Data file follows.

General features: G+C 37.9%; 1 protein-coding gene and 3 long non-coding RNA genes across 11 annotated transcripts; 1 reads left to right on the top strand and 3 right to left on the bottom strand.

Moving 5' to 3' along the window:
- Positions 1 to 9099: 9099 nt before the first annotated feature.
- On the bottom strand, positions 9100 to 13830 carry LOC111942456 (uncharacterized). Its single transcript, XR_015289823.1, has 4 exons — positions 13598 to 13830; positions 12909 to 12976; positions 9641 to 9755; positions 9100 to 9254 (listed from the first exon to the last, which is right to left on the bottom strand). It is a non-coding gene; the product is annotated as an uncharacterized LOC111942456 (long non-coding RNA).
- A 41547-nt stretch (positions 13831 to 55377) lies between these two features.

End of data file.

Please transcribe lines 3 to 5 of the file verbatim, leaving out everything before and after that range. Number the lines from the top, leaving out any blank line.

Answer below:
- Positions 1 to 9099: 9099 nt before the first annotated feature.
- On the bottom strand, positions 9100 to 13830 carry LOC111942456 (uncharacterized). Its single transcript, XR_015289823.1, has 4 exons — positions 13598 to 13830; positions 12909 to 12976; positions 9641 to 9755; positions 9100 to 9254 (listed from the first exon to the last, which is right to left on the bottom strand). It is a non-coding gene; the product is annotated as an uncharacterized LOC111942456 (long non-coding RNA).
- A 41547-nt stretch (positions 13831 to 55377) lies between these two features.